Susan Haddix, chief financial officer for Harrison County Schools, told board members Tuesday that other institutions use credit cards to purchase supplies with good results.
"Banks and VA Hospitals do the same thing for supplies," Haddix said. "I've called all our vendors and most seemed to like the idea. The current system is a bookkeeping nightmare for them, too."
Kittle added that credit cards are currently used by colleges, state government and the Cabell County school system.
"State government has saved thousands of dollars in paperwork costs with it," he said. "It's just a better way of doing business. Nowadays, if you don't find ways to streamline, you're in trouble."

City property owner ordered to clean up asbestos dump

by Paul Leakan
A Clarksburg property owner who allegedly dumped building materials containing asbestos along a sloping hill in a residential area of the city has been issued an order by the state to clean up the site within 60 days.
Leonard Papa allegedly dumped truckloads of building materials several months ago on a hill beside a house on 108 Brown St., located just off the Joyce Street exit of U.S. 50.
The state Department of Health and Human Resources issued Papa an order to begin a project to clean up the site by July 2. The order requires Papa to finish cleaning up the site by August 18.
Papa was unable to be reached for comment on Wednesday.
The massive pile has been covered with black plastic. The area around the dump has been sealed off and tape and signs warning residents of asbestos have also been posted.
Residents along the narrow road have been outraged by the dump, fearing for their health.
Lisa Kovach, a Clarksburg resident who has relatives that live near the dump, is upset about the potential dangers that residents may have been exposed to while the dump sat open to wind and rain during the past few months.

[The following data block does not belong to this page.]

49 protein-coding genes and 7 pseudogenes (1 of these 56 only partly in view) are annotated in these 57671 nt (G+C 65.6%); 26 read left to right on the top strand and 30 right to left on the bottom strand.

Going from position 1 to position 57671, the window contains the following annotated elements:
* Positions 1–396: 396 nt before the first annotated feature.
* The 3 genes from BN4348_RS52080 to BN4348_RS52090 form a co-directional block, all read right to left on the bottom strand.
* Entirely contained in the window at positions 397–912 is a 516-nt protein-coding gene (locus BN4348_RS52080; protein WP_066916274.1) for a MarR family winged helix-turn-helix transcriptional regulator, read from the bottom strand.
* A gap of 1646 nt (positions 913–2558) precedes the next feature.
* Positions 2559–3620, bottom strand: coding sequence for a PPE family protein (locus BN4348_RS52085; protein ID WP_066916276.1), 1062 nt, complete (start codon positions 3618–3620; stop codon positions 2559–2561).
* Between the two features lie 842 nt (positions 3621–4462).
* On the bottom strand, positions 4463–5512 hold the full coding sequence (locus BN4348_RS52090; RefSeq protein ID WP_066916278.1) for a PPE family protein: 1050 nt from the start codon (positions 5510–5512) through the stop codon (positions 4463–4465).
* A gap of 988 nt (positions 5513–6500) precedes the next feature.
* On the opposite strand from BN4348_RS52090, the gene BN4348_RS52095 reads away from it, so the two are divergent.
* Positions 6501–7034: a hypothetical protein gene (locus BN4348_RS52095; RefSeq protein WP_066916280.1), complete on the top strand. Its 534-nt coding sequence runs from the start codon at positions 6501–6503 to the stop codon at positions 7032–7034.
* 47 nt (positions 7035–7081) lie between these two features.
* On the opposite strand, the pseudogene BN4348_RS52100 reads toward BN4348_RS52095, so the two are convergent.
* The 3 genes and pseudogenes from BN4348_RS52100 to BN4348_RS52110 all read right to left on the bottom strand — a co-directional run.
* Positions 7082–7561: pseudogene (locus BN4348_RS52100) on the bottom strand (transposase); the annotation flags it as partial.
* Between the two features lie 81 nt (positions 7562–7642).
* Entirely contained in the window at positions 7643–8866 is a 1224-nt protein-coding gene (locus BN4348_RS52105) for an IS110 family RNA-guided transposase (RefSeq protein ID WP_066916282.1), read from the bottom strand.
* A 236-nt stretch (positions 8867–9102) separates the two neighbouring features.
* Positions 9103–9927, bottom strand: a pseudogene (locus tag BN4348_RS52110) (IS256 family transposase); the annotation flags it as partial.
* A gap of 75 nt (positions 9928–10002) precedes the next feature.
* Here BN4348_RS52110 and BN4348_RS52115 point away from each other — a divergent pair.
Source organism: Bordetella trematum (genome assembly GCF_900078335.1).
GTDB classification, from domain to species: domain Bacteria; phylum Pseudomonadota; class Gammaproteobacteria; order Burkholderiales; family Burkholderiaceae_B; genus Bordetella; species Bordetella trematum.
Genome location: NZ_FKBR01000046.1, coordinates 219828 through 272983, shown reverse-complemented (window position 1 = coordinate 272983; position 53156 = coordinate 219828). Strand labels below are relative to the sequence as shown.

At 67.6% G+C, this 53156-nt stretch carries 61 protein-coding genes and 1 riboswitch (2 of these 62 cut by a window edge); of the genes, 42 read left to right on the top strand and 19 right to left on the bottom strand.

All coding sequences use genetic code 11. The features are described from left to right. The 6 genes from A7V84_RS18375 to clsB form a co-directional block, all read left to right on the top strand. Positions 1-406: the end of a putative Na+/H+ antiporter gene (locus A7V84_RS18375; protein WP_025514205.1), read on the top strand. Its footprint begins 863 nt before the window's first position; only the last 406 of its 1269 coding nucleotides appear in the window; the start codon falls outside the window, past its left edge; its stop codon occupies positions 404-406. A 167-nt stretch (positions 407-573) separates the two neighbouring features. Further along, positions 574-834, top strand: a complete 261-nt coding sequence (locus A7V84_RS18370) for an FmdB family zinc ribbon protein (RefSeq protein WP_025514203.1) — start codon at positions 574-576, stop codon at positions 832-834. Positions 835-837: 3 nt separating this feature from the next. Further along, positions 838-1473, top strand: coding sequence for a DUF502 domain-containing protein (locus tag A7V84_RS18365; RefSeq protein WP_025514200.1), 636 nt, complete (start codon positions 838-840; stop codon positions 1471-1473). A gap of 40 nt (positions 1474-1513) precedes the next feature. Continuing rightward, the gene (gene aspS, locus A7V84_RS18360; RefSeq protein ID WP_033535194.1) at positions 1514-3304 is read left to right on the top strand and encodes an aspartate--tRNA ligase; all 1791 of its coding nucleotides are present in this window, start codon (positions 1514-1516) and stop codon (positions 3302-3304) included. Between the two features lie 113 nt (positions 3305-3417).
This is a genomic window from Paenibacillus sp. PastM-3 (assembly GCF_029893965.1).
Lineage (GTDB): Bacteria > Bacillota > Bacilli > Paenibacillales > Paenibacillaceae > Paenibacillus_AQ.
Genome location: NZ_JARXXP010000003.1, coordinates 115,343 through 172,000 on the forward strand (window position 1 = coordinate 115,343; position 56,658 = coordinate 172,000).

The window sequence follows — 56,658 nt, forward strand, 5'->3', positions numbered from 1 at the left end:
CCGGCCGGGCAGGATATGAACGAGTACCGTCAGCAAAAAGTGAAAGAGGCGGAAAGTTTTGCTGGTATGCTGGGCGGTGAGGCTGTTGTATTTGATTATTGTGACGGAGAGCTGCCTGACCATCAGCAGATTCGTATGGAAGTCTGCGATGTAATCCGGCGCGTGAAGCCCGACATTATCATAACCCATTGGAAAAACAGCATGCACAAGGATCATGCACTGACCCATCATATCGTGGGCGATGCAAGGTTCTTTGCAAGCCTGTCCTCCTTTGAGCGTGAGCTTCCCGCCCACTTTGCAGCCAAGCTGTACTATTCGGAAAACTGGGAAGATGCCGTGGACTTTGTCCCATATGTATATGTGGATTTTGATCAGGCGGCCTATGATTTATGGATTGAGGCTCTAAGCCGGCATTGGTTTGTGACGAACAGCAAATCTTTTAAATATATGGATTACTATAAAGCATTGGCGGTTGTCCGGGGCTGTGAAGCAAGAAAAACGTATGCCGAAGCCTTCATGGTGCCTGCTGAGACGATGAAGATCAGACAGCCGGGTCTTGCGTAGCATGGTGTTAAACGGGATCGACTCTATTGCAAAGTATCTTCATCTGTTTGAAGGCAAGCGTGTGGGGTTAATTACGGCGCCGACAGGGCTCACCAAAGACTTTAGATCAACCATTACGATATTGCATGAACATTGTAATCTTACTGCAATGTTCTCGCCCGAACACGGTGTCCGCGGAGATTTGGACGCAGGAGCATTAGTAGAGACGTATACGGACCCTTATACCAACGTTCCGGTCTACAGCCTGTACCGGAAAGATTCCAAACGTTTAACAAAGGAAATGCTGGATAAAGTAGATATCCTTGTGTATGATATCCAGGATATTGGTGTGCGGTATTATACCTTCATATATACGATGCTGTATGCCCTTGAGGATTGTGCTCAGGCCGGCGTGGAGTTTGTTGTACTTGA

"There's an asbestos dump right in the middle of the neighborhood," she said. "They've destroyed the property value there. Who's going to rent a house across from a toxic waste dump?"
The asbestos at the site, however, poses no health risks to residents because it is not the kind that can become airborne, said Sam Perris, an inspector with the state Division of Environmental Protection.
"It's not the type that gets in the air and gets in people's lungs," he said. "It is only in a small portion of roofing material and a couple of pieces of siding in the house. It's not blowing around in the air."
Residents near the dump do not have to take any special precautions, Perris said.
Several residents have been complaining about the site to city officials.
"The city has chosen to ignore it," Kovach said. "These people were ignored repeatedly."
The city, however, did not have a specific ordinance at the time that could address the illegal dump, said City Manager Percy Ashcraft.
The city has since passed an ordinance that forces residents to get a permit for certain types of filling and grading of land and does not include minor landscaping.

Construction grant presented for high-tech training center

by Gail Marsh
A $650,000 grant from the Appalachian Regional Commission will help with the construction of a high-tech training center at Fairmont's I-79 Technology Park.